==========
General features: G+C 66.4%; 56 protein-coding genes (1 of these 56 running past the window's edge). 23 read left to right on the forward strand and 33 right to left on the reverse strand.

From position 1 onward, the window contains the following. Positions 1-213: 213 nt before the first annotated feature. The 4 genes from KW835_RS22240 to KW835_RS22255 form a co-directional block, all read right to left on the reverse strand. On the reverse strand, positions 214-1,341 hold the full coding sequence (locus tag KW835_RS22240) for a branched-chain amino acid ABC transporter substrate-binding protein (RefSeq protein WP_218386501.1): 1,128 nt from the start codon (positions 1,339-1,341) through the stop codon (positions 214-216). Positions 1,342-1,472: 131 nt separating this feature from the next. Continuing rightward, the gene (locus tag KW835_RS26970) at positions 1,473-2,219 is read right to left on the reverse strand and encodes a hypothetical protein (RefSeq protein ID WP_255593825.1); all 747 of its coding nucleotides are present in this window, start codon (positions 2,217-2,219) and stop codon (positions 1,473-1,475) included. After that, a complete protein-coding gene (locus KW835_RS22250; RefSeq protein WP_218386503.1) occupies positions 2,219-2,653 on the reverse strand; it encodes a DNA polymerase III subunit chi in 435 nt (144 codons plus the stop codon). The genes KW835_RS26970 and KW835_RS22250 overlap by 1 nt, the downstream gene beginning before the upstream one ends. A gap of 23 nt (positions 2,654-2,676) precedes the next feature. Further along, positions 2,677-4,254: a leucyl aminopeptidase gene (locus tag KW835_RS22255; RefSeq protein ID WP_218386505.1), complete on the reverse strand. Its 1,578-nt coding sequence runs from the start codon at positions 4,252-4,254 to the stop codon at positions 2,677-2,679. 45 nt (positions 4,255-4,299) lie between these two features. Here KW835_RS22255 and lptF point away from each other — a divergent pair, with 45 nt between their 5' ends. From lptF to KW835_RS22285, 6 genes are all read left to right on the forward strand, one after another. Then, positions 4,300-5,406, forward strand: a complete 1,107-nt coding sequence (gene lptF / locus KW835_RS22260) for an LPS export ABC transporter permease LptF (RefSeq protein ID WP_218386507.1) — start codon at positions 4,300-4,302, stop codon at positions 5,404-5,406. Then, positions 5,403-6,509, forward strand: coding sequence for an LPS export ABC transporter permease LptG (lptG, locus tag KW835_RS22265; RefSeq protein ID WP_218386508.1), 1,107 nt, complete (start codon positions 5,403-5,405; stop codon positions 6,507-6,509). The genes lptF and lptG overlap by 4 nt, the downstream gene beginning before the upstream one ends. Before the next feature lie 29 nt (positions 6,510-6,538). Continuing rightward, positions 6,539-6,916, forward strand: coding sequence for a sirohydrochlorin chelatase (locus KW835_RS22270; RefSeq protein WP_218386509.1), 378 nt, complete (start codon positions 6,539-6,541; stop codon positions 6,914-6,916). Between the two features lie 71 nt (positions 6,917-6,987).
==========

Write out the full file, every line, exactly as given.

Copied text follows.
General features: G+C 66.4%; 56 protein-coding genes (1 of these 56 running past the window's edge). 23 read left to right on the forward strand and 33 right to left on the reverse strand.

From position 1 onward, the window contains the following. Positions 1-213: 213 nt before the first annotated feature. The 4 genes from KW835_RS22240 to KW835_RS22255 form a co-directional block, all read right to left on the reverse strand. On the reverse strand, positions 214-1,341 hold the full coding sequence (locus tag KW835_RS22240) for a branched-chain amino acid ABC transporter substrate-binding protein (RefSeq protein WP_218386501.1): 1,128 nt from the start codon (positions 1,339-1,341) through the stop codon (positions 214-216). Positions 1,342-1,472: 131 nt separating this feature from the next. Continuing rightward, the gene (locus tag KW835_RS26970) at positions 1,473-2,219 is read right to left on the reverse strand and encodes a hypothetical protein (RefSeq protein ID WP_255593825.1); all 747 of its coding nucleotides are present in this window, start codon (positions 2,217-2,219) and stop codon (positions 1,473-1,475) included. After that, a complete protein-coding gene (locus KW835_RS22250; RefSeq protein WP_218386503.1) occupies positions 2,219-2,653 on the reverse strand; it encodes a DNA polymerase III subunit chi in 435 nt (144 codons plus the stop codon). The genes KW835_RS26970 and KW835_RS22250 overlap by 1 nt, the downstream gene beginning before the upstream one ends. A gap of 23 nt (positions 2,654-2,676) precedes the next feature. Further along, positions 2,677-4,254: a leucyl aminopeptidase gene (locus tag KW835_RS22255; RefSeq protein ID WP_218386505.1), complete on the reverse strand. Its 1,578-nt coding sequence runs from the start codon at positions 4,252-4,254 to the stop codon at positions 2,677-2,679. 45 nt (positions 4,255-4,299) lie between these two features. Here KW835_RS22255 and lptF point away from each other — a divergent pair, with 45 nt between their 5' ends. From lptF to KW835_RS22285, 6 genes are all read left to right on the forward strand, one after another. Then, positions 4,300-5,406, forward strand: a complete 1,107-nt coding sequence (gene lptF / locus KW835_RS22260) for an LPS export ABC transporter permease LptF (RefSeq protein ID WP_218386507.1) — start codon at positions 4,300-4,302, stop codon at positions 5,404-5,406. Then, positions 5,403-6,509, forward strand: coding sequence for an LPS export ABC transporter permease LptG (lptG, locus tag KW835_RS22265; RefSeq protein ID WP_218386508.1), 1,107 nt, complete (start codon positions 5,403-5,405; stop codon positions 6,507-6,509). The genes lptF and lptG overlap by 4 nt, the downstream gene beginning before the upstream one ends. Before the next feature lie 29 nt (positions 6,510-6,538). Continuing rightward, positions 6,539-6,916, forward strand: coding sequence for a sirohydrochlorin chelatase (locus KW835_RS22270; RefSeq protein WP_218386509.1), 378 nt, complete (start codon positions 6,539-6,541; stop codon positions 6,914-6,916). Between the two features lie 71 nt (positions 6,917-6,987).